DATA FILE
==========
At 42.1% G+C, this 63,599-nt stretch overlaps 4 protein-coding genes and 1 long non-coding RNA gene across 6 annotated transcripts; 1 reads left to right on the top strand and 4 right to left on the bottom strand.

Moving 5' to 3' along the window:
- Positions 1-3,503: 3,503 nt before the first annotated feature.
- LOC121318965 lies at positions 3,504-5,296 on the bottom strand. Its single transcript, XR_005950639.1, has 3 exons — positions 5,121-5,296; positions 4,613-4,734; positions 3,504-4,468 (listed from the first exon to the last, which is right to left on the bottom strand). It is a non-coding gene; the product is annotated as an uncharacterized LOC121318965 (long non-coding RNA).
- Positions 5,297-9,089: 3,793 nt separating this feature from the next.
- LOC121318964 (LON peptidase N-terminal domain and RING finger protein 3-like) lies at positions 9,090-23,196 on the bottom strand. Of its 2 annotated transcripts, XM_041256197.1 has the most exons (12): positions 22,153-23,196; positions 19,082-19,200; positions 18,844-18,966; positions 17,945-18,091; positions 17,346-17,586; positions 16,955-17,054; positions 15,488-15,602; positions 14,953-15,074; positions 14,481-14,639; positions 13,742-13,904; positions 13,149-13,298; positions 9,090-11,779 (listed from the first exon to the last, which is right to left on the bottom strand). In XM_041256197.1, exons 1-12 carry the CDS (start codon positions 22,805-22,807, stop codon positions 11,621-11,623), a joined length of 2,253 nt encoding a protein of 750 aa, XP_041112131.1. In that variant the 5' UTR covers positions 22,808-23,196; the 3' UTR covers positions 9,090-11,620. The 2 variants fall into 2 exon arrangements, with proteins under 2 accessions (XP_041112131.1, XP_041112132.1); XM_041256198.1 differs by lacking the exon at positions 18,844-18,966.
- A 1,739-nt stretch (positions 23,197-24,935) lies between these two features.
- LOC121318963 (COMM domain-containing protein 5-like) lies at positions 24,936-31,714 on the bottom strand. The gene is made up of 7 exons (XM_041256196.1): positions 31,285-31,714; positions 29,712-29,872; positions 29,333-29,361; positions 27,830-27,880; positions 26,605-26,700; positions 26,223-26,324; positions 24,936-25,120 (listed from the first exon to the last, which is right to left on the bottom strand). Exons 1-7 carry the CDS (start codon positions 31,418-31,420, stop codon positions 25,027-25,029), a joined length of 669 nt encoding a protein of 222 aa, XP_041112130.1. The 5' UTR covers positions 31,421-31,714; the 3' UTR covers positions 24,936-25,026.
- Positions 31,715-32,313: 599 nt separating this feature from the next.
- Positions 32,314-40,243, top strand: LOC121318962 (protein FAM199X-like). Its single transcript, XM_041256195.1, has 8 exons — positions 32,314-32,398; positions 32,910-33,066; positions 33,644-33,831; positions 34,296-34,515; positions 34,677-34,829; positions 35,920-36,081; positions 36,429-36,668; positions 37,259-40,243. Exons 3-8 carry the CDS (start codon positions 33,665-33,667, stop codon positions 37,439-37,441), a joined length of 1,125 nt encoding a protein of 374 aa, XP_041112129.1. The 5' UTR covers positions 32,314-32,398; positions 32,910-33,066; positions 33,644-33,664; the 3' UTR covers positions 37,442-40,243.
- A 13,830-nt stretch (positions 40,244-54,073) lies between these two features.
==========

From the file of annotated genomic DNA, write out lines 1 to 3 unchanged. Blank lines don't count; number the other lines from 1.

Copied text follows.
At 42.1% G+C, this 63,599-nt stretch overlaps 4 protein-coding genes and 1 long non-coding RNA gene across 6 annotated transcripts; 1 reads left to right on the top strand and 4 right to left on the bottom strand.

Moving 5' to 3' along the window:
- Positions 1-3,503: 3,503 nt before the first annotated feature.